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International and local Civil Air Patrol cadets visit Sheppard

  • Published
  • By Cadet Third Class Justin North
  • 82nd Training Wing Public Affairs
For the past three years, cadets from the International Civil Air Patrol Cadet Exchange Program come to Sheppard to learn the importance of the different types of training.

The cadets are from 22 different countries and stay in the United States for two weeks. In return U.S. Civil Air Patrol cadets tour those same foreign countries for two weeks. The international cadets toured Sheppard July 23 one day during their two weeks.

While at Sheppard the cadets took a windshield tour of the base and were allowed to use the T-38 simulators at the 80th Flying Training Wing.

Marvin Lee a 17-year-old from Delta, British Columbia, Canada, said, he was impressed by the size of Sheppard and the various training tools here.

"Sheppard is a big base with a lot or resources," Marvin said.

Most of the cadets have never seen a base as large as Sheppard, or one that has as many aircraft. Their visit to Sheppard can sometimes be overwhelming because they have never seen a base as diversified in training.

Also while in the United States the international cadets experienced southern culture by attending a rodeo, horse back riding and camping in cabins in Oklahoma.

Mr. Joe Smith, the Texas Wing Commander of CAP and head of the international exchange, said the exchange program helps foster an international partnership among countries.

"(The program is) important to the United States because having international visitors builds good will with potential leaders in foreign countries, an important initiative for foreign policy," he said.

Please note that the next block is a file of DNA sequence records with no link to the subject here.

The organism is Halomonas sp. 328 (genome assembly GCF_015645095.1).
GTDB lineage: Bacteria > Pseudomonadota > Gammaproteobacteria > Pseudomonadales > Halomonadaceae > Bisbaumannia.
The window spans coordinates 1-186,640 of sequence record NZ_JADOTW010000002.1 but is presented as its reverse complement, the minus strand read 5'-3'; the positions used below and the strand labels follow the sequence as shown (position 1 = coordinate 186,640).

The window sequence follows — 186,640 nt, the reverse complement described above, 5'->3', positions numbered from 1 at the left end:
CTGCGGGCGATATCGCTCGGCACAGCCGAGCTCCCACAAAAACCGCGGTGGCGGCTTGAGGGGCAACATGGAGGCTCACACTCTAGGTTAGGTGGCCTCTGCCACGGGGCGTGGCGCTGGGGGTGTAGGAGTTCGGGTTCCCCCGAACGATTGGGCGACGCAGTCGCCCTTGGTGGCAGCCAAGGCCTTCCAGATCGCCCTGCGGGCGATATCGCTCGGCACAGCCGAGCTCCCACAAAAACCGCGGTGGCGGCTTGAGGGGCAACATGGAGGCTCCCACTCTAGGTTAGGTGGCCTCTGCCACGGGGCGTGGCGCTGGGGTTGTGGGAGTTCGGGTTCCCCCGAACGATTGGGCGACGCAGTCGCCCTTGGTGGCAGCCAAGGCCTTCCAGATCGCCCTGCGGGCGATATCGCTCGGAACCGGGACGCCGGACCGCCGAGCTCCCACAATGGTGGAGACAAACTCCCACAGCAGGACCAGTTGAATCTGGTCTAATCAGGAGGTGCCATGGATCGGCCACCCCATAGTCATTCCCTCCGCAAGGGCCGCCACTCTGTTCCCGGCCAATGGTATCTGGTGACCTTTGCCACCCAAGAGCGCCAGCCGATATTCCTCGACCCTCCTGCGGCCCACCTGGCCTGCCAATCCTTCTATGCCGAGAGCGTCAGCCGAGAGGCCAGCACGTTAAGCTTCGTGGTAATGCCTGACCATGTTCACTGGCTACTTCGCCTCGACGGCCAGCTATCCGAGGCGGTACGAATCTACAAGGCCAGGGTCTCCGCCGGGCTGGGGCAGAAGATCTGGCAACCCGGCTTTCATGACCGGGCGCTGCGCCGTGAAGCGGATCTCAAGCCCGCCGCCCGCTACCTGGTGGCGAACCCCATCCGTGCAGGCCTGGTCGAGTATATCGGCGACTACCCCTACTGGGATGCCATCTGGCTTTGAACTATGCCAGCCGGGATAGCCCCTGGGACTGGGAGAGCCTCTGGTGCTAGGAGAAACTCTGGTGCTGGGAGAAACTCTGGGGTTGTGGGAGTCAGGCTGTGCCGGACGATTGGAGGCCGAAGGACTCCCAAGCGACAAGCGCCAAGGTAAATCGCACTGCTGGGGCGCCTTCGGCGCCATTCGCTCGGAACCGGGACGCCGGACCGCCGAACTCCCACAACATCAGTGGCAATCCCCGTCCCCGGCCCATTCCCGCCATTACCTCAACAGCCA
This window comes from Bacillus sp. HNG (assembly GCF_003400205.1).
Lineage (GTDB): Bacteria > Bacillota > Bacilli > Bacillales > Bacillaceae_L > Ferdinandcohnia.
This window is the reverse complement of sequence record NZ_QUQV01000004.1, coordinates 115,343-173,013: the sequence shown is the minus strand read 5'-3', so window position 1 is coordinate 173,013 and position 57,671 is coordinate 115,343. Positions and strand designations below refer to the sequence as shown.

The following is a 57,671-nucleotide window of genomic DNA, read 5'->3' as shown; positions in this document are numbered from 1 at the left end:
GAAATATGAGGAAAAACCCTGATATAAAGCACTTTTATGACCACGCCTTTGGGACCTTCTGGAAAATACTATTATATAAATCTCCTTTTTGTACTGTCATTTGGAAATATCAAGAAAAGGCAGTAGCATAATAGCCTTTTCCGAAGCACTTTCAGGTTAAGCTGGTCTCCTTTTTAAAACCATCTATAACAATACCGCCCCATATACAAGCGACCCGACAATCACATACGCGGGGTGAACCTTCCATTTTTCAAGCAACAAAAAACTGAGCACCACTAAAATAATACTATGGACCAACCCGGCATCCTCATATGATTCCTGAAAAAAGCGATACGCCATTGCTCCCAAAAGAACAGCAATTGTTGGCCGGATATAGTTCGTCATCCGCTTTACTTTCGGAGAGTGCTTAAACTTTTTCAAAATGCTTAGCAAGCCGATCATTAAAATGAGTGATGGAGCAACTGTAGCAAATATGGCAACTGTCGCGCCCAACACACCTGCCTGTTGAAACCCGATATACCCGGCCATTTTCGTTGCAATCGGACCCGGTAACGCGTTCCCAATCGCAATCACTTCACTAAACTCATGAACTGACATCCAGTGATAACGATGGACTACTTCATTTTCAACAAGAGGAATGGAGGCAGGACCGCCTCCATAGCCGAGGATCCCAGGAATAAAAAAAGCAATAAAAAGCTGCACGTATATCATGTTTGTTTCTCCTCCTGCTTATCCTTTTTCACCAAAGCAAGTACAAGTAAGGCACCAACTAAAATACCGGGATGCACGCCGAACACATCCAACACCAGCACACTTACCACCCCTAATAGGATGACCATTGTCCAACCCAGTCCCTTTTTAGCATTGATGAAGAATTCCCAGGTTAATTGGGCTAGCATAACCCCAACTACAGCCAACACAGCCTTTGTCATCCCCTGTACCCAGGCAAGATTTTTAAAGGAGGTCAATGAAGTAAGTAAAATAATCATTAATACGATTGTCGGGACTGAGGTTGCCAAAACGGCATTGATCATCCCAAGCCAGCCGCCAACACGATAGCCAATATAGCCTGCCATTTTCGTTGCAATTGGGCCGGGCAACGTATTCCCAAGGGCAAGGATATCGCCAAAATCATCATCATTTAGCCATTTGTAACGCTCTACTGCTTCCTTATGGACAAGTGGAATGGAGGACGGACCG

The international exchange program started bringing their cadets to Sheppard three years ago. Before then, the cadets visited Vance Air Force Base, Okla. Mr. Smith said with the Euro NATO Joint Jet Pilot Training program, Sheppard is a much better base for the cadets to see an international military mission.

"Team Sheppard makes a really good impression on the cadets," he said "they put in a lot of time and effort into the program."

Mr. Smith said Sheppard is the high point of the international exchange tour. The cadets look forward to seeing a large all-encompassing training base he said.

The international cadets weren't the only ones who visited Sheppard. A CAP squadron from Plano, Texas toured the base on July 25.

The local CAP squadron is broken down into two groups: cadets and senior members. Cadets are children 12-18 and senior members are 21 and up. The local CAP has two primary missions, one to provide aerospace education for cadets, and two, to aid in the search for downed aircraft within the United States. In addition, the cadets practice drill and learn certain military customs and courtesies.

Squadron Commander Captain Fletcher Sharp said, "If you're interested in aerospace education, (CAP) is a great program."

The Plano Mustangs Composite Squadron, like the international cadets, toured the base and had the opportunity to fly the T-38 simulators.

"The base was really nice and I loved the simulators," said 16-year-old Grayson Strakele.

Most of the cadets in CAP have military aspirations and a desire to fly for the Air Force. Maj. Doug Russell, 89th Flying Training Squadron and a former CAP cadet for four years prior to joining the Air Force said this is how he got his start. "(CAP) was my first leadership experience," he said. "It's a good experience to get your feet wet."